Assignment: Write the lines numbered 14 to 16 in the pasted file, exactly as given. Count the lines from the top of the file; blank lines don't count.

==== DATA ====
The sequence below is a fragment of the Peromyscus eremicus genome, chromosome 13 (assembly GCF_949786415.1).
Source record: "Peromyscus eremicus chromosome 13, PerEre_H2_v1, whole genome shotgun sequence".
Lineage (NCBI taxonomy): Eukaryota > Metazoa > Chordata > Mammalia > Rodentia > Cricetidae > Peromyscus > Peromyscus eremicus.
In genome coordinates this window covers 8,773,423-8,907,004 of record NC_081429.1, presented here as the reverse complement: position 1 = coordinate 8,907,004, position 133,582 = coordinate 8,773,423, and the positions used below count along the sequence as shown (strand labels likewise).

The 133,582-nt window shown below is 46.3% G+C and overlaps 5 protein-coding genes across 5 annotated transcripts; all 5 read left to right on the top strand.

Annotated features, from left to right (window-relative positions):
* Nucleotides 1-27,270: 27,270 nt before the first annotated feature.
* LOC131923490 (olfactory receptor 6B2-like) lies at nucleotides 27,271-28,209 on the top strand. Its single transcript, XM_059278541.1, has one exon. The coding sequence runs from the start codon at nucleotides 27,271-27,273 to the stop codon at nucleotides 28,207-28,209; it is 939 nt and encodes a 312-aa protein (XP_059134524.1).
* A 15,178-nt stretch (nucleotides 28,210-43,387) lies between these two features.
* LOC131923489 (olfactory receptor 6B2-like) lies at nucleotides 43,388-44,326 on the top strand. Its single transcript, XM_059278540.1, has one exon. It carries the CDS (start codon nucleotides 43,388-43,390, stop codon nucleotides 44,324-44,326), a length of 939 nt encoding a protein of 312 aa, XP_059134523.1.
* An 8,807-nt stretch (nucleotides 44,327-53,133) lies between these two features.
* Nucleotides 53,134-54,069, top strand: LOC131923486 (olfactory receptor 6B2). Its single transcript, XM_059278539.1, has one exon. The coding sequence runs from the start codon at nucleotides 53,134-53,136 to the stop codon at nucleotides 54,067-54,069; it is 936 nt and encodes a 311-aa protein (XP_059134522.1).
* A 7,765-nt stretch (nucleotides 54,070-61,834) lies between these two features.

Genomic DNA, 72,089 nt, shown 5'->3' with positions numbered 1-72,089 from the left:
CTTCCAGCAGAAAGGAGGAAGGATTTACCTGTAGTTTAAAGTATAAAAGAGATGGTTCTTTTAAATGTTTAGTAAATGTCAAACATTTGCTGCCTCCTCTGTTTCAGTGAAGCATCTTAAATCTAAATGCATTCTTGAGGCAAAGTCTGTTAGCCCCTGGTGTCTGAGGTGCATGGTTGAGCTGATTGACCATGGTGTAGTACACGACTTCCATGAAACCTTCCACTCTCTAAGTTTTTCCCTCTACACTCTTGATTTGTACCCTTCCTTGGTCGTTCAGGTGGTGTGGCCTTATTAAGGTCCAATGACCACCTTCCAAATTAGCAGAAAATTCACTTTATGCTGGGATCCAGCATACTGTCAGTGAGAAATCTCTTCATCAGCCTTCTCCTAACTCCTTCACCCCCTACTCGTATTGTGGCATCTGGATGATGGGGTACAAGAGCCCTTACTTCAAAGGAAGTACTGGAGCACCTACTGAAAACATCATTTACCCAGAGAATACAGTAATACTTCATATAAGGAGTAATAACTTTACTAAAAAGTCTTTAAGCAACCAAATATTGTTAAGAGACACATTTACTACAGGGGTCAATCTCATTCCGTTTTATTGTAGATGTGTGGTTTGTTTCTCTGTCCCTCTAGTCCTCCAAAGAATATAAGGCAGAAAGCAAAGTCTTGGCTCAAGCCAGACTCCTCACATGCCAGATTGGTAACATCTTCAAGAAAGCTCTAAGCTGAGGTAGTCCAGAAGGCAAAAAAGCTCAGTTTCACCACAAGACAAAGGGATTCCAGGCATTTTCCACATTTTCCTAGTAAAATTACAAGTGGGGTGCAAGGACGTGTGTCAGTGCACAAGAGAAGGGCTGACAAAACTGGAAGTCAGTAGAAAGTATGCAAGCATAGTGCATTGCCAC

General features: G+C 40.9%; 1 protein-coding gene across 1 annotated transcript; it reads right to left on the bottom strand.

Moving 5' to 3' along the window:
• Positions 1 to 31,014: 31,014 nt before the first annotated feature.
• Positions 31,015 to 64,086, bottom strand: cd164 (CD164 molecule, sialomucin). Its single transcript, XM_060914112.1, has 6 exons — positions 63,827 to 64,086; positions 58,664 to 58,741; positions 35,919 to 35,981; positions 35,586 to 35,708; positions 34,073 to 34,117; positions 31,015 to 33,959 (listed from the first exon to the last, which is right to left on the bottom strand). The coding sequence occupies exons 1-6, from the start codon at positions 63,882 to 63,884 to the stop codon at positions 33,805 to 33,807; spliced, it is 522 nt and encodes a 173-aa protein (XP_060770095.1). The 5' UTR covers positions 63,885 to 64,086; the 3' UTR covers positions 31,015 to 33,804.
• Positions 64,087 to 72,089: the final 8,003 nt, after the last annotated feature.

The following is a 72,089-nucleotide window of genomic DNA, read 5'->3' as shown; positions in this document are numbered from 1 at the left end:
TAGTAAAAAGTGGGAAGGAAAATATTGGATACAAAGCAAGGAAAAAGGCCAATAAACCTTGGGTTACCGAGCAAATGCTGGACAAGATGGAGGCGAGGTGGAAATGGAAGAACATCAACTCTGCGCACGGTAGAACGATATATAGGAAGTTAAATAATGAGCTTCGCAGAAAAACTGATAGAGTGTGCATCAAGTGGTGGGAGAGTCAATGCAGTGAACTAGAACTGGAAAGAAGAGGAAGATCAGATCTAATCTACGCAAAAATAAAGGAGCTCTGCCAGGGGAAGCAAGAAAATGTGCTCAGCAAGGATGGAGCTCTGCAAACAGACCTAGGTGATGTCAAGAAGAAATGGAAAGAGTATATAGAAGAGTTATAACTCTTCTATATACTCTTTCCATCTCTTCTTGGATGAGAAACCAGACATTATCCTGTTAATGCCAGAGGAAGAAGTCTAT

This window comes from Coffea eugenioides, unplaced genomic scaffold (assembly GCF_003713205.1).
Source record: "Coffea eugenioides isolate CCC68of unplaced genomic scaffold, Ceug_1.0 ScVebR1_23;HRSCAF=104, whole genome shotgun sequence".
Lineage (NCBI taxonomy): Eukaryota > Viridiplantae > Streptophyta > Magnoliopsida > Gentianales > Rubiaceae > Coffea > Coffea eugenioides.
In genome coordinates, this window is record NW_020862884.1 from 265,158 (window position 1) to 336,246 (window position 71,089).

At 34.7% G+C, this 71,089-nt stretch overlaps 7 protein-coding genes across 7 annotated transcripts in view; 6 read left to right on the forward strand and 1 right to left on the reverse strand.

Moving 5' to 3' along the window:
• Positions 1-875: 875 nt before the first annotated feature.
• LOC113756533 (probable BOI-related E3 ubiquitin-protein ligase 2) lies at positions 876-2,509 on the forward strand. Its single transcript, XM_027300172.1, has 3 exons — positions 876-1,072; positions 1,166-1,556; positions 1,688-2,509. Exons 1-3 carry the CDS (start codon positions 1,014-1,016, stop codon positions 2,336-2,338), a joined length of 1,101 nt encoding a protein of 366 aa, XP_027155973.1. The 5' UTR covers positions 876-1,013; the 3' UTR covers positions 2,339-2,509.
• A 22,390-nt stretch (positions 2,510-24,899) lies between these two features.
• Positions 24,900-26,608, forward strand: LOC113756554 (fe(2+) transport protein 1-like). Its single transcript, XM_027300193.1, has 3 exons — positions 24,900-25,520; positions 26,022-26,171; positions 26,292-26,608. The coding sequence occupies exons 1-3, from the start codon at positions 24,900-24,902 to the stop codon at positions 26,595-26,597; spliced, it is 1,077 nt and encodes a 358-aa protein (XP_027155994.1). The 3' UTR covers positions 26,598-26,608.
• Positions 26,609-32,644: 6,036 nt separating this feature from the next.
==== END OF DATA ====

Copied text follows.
Genomic DNA, 72,089 nt, shown 5'->3' with positions numbered 1-72,089 from the left:
CTTCCAGCAGAAAGGAGGAAGGATTTACCTGTAGTTTAAAGTATAAAAGAGATGGTTCTTTTAAATGTTTAGTAAATGTCAAACATTTGCTGCCTCCTCTGTTTCAGTGAAGCATCTTAAATCTAAATGCATTCTTGAGGCAAAGTCTGTTAGCCCCTGGTGTCTGAGGTGCATGGTTGAGCTGATTGACCATGGTGTAGTACACGACTTCCATGAAACCTTCCACTCTCTAAGTTTTTCCCTCTACACTCTTGATTTGTACCCTTCCTTGGTCGTTCAGGTGGTGTGGCCTTATTAAGGTCCAATGACCACCTTCCAAATTAGCAGAAAATTCACTTTATGCTGGGATCCAGCATACTGTCAGTGAGAAATCTCTTCATCAGCCTTCTCCTAACTCCTTCACCCCCTACTCGTATTGTGGCATCTGGATGATGGGGTACAAGAGCCCTTACTTCAAAGGAAGTACTGGAGCACCTACTGAAAACATCATTTACCCAGAGAATACAGTAATACTTCATATAAGGAGTAATAACTTTACTAAAAAGTCTTTAAGCAACCAAATATTGTTAAGAGACACATTTACTACAGGGGTCAATCTCATTCCGTTTTATTGTAGATGTGTGGTTTGTTTCTCTGTCCCTCTAGTCCTCCAAAGAATATAAGGCAGAAAGCAAAGTCTTGGCTCAAGCCAGACTCCTCACATGCCAGATTGGTAACATCTTCAAGAAAGCTCTAAGCTGAGGTAGTCCAGAAGGCAAAAAAGCTCAGTTTCACCACAAGACAAAGGGATTCCAGGCATTTTCCACATTTTCCTAGTAAAATTACAAGTGGGGTGCAAGGACGTGTGTCAGTGCACAAGAGAAGGGCTGACAAAACTGGAAGTCAGTAGAAAGTATGCAAGCATAGTGCATTGCCAC

General features: G+C 40.9%; 1 protein-coding gene across 1 annotated transcript; it reads right to left on the bottom strand.